General information

Malignant tumors of the chest cavity include first of all bronchial carcinoma (lung cancer), pleural mesothelioma, malignant tumors of the mediastinum (for example, thymic carcinoma, mediastinal germ cell tumors, lymphoma, thymoma, soft tissue tumors, etc.) and lung metastases of cancers with primary manifestation outside the chest (for example, breast cancer, colon cancer, testicular cancer, soft tissue sarcoma).

By far the most common is bronchial carcinoma. Bronchial carcinoma, with an estimated 48,000 new cases diagnosed every year in Germany, is the fourth most common cause of death and the most common cause of death from cancer.

In accordance with pathological tissue diagnostics, differentiation is made between small cell and non-small cell bronchial carcinoma. Within the non-small cell bronchial carcinomas, differentiation is made between squamous cell carcinoma, adenocarcinoma, large cell carcinoma and large cell neuroendocrine carcinoma.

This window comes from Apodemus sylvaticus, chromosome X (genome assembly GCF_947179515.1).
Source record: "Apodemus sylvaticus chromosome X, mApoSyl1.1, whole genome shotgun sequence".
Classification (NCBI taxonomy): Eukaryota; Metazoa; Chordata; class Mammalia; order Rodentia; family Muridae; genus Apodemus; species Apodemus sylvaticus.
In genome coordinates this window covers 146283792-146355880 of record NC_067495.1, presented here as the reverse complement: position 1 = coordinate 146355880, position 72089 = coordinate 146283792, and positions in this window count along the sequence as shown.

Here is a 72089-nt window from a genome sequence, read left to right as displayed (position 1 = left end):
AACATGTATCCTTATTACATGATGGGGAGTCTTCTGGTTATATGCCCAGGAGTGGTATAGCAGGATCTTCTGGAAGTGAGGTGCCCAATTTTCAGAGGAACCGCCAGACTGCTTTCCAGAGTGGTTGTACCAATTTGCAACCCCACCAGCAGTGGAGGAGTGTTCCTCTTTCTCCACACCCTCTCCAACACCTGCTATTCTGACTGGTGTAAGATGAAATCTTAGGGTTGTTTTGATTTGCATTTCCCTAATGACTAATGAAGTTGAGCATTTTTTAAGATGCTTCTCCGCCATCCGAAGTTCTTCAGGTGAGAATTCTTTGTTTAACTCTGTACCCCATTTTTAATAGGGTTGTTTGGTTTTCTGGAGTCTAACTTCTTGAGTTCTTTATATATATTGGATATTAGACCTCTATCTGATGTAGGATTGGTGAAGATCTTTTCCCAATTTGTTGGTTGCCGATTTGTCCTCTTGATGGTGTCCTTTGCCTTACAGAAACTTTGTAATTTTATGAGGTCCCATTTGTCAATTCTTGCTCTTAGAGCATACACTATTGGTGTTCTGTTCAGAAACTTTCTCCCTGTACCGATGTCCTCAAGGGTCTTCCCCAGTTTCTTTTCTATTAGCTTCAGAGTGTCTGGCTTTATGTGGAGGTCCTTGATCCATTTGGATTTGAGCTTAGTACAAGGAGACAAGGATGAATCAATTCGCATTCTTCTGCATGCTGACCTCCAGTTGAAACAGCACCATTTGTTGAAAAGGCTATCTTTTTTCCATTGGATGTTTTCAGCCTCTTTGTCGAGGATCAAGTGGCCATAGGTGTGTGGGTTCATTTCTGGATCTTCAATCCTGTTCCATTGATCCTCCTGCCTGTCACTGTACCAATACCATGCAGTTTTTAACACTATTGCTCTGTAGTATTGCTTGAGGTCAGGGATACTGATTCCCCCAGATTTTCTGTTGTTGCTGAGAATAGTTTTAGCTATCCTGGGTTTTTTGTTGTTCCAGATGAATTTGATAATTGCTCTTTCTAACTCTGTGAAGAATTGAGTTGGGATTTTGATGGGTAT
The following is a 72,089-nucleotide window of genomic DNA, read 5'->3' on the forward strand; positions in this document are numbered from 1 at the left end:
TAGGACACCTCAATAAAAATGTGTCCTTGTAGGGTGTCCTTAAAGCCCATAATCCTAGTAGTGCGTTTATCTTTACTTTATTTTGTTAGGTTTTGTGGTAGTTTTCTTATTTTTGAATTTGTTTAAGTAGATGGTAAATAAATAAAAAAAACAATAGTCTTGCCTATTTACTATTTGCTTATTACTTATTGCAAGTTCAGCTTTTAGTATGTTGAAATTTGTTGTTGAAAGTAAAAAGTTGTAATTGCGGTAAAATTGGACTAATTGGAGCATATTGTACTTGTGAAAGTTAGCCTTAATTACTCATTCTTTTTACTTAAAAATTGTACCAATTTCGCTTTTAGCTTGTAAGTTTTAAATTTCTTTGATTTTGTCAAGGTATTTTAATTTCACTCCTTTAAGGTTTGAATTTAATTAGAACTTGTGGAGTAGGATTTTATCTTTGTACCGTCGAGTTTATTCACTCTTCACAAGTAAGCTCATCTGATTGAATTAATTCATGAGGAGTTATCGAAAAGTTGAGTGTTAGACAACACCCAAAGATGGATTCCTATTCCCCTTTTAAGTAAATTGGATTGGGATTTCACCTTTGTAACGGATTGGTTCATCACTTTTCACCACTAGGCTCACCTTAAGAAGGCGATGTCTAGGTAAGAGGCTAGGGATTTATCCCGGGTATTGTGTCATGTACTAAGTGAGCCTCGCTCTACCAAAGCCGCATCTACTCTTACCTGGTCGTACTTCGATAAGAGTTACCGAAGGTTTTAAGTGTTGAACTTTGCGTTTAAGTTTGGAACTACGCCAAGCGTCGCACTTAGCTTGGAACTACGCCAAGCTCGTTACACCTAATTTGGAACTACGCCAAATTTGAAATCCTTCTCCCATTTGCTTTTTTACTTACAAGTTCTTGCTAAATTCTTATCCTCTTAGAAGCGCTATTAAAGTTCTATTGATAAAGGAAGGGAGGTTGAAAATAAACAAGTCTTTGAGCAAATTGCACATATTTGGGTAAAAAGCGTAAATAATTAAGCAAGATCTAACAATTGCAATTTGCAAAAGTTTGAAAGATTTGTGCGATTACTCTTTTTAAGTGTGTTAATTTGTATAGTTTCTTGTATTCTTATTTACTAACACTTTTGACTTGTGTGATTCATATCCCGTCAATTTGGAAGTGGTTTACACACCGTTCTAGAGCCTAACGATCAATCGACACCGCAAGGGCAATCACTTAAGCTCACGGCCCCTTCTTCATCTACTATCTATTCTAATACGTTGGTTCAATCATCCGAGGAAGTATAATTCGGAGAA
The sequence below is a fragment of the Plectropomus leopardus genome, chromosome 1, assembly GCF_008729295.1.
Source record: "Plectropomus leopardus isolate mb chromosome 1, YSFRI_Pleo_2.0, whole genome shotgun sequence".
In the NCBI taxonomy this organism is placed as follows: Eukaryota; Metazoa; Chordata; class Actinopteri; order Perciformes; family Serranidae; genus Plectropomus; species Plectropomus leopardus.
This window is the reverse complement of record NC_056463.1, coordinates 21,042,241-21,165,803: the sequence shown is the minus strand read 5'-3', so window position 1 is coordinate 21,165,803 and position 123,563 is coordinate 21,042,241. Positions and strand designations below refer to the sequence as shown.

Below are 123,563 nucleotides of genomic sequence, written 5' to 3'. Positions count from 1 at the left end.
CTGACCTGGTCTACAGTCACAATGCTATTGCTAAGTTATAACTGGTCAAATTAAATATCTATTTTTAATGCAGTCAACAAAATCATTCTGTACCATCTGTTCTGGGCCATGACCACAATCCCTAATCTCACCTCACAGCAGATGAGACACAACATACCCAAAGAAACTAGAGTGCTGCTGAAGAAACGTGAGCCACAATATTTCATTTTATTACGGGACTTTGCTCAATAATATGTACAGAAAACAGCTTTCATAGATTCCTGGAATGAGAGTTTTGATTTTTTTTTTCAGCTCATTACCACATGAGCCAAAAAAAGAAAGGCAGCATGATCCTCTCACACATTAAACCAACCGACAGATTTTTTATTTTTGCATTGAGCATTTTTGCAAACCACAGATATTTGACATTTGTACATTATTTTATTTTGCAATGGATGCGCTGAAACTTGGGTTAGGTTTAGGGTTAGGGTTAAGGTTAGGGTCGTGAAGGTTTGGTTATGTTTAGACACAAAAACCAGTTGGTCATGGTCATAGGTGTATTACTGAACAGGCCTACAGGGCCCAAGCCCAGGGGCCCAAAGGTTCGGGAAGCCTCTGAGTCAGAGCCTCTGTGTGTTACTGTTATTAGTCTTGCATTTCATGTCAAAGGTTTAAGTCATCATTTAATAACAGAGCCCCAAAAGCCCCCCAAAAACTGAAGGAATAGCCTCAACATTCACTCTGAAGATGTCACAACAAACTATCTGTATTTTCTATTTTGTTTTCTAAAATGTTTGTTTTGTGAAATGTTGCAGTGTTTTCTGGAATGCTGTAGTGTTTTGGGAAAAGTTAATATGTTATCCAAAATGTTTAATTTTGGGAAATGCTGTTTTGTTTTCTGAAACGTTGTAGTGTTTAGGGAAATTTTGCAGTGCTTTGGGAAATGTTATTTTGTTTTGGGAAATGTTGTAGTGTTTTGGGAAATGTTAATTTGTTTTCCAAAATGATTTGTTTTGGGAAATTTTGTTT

In addition, molecular diversification is gaining importance (for example, EGF-receptor mutations; EML4-ALK translocation; and–in a study context–mutations of K-RAS, DDR2, B-RAF; and ROS-1 translocation).

There are no distinctively characteristic (pathognomonic) symptoms of bronchial carcinoma. Besides a dry cough, breathlessness and the coughing up of bloody phlegm, chest pain symptoms may be indicative; furthermore, metastases can cause the following symptoms: impairment of brain function or headaches (brain metastasis), fatigue or tiredness (metastasis in the liver or in other organs), bone pain (bone metastasis).